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Laumeier Sculpture Park director Glen Gentele is at the helm of a golf cart, zipping effortlessly over the grassy hills and rocky, tree root-ridden trails of his 98-acre Sunset Hills empire. In between greeting a sheepish sunbathing couple and folks walking their dogs, he's discussing the artists and artworks on display with the air of Willy Wonka showing off his factory -- all fatherly pride and casual expertise.
The native New Yorker -- there's still a hint of an accent in his voice -- and onetime garage-band member (keyboards) has special reason to be proud. Laumeier's outdoor amphitheater and Contemporary Productions are preparing to co-host a three-night music festival (September 23 through 25) featuring B.B. King, the Indigo Girls and James Brown.
Although the park has sporadically hosted blues, jazz and gospel concerts (and the Saint Louis Symphony), Gentele hopes this year's event will spawn an annual affair.
"This is a pilot year for us," he says. "This will give us a sense of what we might need to change in following years. My desire would be to have a site that is a permanent covered stage area, so we could do not just one weekend."
On this morning, workers are busy constructing a stage at the bottom of a gently sloping hill near the twisted red tubing of an Alexander Liberman piece and the steel I-beams of an installation by Mark di Suvero. A few weeks before the show, the amphitheater is merely a slab of clean white concrete. But this weekend, it will contain the telltale light poles and speaker banks befitting any outdoor elevated stage.
Gentele -- who's also a professor of modern and contemporary art history at the University of Missouri-St. Louis -- says the festival has been in the planning for nearly two years.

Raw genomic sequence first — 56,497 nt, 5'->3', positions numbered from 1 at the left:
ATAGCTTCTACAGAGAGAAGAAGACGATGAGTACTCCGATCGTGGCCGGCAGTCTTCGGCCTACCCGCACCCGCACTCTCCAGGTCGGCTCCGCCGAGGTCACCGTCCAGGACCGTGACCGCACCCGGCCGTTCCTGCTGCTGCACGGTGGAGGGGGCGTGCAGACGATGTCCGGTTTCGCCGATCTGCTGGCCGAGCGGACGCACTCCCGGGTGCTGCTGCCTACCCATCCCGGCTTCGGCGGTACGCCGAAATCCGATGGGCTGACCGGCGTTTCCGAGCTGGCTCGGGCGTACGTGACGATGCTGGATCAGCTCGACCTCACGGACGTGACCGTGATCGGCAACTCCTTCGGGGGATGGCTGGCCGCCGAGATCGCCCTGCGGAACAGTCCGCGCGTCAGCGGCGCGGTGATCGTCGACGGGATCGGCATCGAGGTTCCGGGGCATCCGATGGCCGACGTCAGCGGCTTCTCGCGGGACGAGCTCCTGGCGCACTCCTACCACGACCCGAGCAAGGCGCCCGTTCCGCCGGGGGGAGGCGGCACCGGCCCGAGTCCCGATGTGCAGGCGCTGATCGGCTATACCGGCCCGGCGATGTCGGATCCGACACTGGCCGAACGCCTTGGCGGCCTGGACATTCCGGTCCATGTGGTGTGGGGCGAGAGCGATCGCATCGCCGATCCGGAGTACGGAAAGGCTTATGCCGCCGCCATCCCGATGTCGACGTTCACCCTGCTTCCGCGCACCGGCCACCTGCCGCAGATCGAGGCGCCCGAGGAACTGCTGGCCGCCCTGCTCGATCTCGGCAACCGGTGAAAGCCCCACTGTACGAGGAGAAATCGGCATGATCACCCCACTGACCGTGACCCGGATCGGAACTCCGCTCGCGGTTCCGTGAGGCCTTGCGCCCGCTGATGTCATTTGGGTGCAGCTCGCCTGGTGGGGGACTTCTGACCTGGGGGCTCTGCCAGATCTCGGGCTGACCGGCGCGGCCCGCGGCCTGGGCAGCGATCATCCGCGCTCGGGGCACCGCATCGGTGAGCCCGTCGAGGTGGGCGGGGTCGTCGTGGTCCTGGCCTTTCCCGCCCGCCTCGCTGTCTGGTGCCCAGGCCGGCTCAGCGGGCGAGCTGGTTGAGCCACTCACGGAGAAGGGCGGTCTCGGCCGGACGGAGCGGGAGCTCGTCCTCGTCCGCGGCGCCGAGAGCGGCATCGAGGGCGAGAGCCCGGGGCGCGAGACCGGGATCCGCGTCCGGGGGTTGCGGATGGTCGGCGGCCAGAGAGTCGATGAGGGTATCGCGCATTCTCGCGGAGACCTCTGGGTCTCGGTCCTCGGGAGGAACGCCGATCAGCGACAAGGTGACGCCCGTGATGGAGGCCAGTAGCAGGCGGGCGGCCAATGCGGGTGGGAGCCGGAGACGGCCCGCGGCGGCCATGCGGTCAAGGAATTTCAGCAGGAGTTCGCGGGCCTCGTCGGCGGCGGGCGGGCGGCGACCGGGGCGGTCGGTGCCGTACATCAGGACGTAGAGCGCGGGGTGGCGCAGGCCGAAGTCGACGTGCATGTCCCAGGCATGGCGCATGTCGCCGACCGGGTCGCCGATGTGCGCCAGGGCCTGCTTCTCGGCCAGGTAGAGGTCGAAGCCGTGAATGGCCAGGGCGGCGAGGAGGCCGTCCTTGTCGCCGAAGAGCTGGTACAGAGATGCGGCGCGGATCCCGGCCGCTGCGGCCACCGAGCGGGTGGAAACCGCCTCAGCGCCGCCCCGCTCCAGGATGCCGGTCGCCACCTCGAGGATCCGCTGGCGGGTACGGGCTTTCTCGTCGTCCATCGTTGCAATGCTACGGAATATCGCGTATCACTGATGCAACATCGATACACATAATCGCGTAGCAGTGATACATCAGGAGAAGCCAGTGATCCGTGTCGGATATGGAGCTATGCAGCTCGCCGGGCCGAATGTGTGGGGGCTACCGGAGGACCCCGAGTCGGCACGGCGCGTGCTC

By the look of it, the planning will pay off. The event will feature catering from Butler's Pantry and refreshments from the Mount Pleasant Winery and primary sponsor Anheuser-Busch. (Riverfront Times is also a sponsor.) Coolers won't be permitted, but Gentele and Sam Foxman, senior partner at Contemporary Productions, promise that the refreshments will be reasonably priced.
The gentle slope of the lawn in front of the stage and the across-the-street parking -- the latter included in the ticket price ($25 to $35 in advance) -- translate to easy access and a good view of the stage -- a welcome contrast to the traffic snarls and cruddy vistas you get at the UMB Bank Pavilion.
Foxman began securing artists in mid-May, and it shows. It doesn't get more larger-than-life than the Godfather of Soul, neo-blues whiz Kenny Wayne Shepherd, guitar legend B.B. King (who drew 25,000 last year at River Splash and recently celebrated his 80th birthday) and perennial folk faves Indigo Girls.
"It had to work within the mission of Laumeier," Foxman says of the musical lineup. "Laumeier is all about combining these huge pieces of artwork and nature, and you can't really do that with, like, Marilyn Manson. Whatever we book, we try to have some sort of artistic, performing-arts aspect. We try to couple that with icons of the music world, just like we have icons of the art world."
The Indigo Girls especially have been a big draw in St. Louis for years now, and it seems logical for them to play a venue like Laumeier.
"We started in clubs and used to stay downtown," says singer/songwriter/guitarist Amy Ray. "As soon as we got there, I'd always run down to the river. That's the first thing I did: look at it. I love the Mississippi River. But I spent a lot of time in the Forest Park area.
"[Playing] outdoors is usually more challenging," Ray goes on. "You have to keep it moving, as they say. It's different from a theater. Theaters are a little more predictable: 'We know what's going to work in this space.'"
Like Ray, Gentele and company aren't sure how their festival will turn out -- but it looks promising; higher-priced VIP tickets (which guarantee closer seating) sold out well in advance for all but James Brown.
Says Foxman: "Our mission and our job is to use this as a catalyst to bring more people to the park, and for the series to grow into something more of a destination to come to Laumeier."